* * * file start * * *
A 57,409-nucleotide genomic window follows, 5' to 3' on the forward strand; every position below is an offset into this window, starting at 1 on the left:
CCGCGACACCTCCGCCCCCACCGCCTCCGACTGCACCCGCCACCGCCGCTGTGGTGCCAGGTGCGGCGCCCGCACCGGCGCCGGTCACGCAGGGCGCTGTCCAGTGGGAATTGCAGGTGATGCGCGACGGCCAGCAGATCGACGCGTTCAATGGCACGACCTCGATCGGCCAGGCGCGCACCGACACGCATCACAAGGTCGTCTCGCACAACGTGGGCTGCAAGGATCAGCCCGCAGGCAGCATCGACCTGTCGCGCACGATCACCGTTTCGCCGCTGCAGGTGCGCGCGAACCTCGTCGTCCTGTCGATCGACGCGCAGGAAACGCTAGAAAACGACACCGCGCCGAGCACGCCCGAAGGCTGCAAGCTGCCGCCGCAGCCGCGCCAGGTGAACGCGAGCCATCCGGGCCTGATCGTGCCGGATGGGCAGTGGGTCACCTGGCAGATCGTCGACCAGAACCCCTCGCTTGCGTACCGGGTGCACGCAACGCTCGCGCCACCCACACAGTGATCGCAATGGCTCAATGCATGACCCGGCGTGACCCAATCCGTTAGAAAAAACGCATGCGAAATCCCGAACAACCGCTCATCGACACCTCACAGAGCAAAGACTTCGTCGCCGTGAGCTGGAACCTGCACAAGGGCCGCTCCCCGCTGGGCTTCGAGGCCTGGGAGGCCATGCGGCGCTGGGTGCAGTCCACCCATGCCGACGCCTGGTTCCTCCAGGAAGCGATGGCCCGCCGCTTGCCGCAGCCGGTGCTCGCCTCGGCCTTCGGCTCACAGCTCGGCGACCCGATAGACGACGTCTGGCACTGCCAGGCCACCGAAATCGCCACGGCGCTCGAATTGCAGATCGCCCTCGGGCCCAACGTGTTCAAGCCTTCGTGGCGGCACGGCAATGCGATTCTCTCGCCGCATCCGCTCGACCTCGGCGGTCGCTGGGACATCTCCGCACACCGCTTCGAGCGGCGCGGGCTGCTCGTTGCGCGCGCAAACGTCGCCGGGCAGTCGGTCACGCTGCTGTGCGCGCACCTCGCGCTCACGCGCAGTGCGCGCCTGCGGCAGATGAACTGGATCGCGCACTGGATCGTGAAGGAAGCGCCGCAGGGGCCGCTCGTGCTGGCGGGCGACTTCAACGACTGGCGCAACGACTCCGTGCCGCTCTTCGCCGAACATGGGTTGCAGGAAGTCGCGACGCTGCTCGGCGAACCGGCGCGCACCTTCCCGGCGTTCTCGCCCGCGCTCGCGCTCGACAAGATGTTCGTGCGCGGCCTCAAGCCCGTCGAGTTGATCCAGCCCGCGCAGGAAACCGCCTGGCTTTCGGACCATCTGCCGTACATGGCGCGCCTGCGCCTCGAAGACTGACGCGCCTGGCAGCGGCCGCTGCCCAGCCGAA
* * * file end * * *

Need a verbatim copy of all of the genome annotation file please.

A 57,409-nucleotide genomic window follows, 5' to 3' on the forward strand; every position below is an offset into this window, starting at 1 on the left:
CCGCGACACCTCCGCCCCCACCGCCTCCGACTGCACCCGCCACCGCCGCTGTGGTGCCAGGTGCGGCGCCCGCACCGGCGCCGGTCACGCAGGGCGCTGTCCAGTGGGAATTGCAGGTGATGCGCGACGGCCAGCAGATCGACGCGTTCAATGGCACGACCTCGATCGGCCAGGCGCGCACCGACACGCATCACAAGGTCGTCTCGCACAACGTGGGCTGCAAGGATCAGCCCGCAGGCAGCATCGACCTGTCGCGCACGATCACCGTTTCGCCGCTGCAGGTGCGCGCGAACCTCGTCGTCCTGTCGATCGACGCGCAGGAAACGCTAGAAAACGACACCGCGCCGAGCACGCCCGAAGGCTGCAAGCTGCCGCCGCAGCCGCGCCAGGTGAACGCGAGCCATCCGGGCCTGATCGTGCCGGATGGGCAGTGGGTCACCTGGCAGATCGTCGACCAGAACCCCTCGCTTGCGTACCGGGTGCACGCAACGCTCGCGCCACCCACACAGTGATCGCAATGGCTCAATGCATGACCCGGCGTGACCCAATCCGTTAGAAAAAACGCATGCGAAATCCCGAACAACCGCTCATCGACACCTCACAGAGCAAAGACTTCGTCGCCGTGAGCTGGAACCTGCACAAGGGCCGCTCCCCGCTGGGCTTCGAGGCCTGGGAGGCCATGCGGCGCTGGGTGCAGTCCACCCATGCCGACGCCTGGTTCCTCCAGGAAGCGATGGCCCGCCGCTTGCCGCAGCCGGTGCTCGCCTCGGCCTTCGGCTCACAGCTCGGCGACCCGATAGACGACGTCTGGCACTGCCAGGCCACCGAAATCGCCACGGCGCTCGAATTGCAGATCGCCCTCGGGCCCAACGTGTTCAAGCCTTCGTGGCGGCACGGCAATGCGATTCTCTCGCCGCATCCGCTCGACCTCGGCGGTCGCTGGGACATCTCCGCACACCGCTTCGAGCGGCGCGGGCTGCTCGTTGCGCGCGCAAACGTCGCCGGGCAGTCGGTCACGCTGCTGTGCGCGCACCTCGCGCTCACGCGCAGTGCGCGCCTGCGGCAGATGAACTGGATCGCGCACTGGATCGTGAAGGAAGCGCCGCAGGGGCCGCTCGTGCTGGCGGGCGACTTCAACGACTGGCGCAACGACTCCGTGCCGCTCTTCGCCGAACATGGGTTGCAGGAAGTCGCGACGCTGCTCGGCGAACCGGCGCGCACCTTCCCGGCGTTCTCGCCCGCGCTCGCGCTCGACAAGATGTTCGTGCGCGGCCTCAAGCCCGTCGAGTTGATCCAGCCCGCGCAGGAAACCGCCTGGCTTTCGGACCATCTGCCGTACATGGCGCGCCTGCGCCTCGAAGACTGACGCGCCTGGCAGCGGCCGCTGCCCAGCCGAA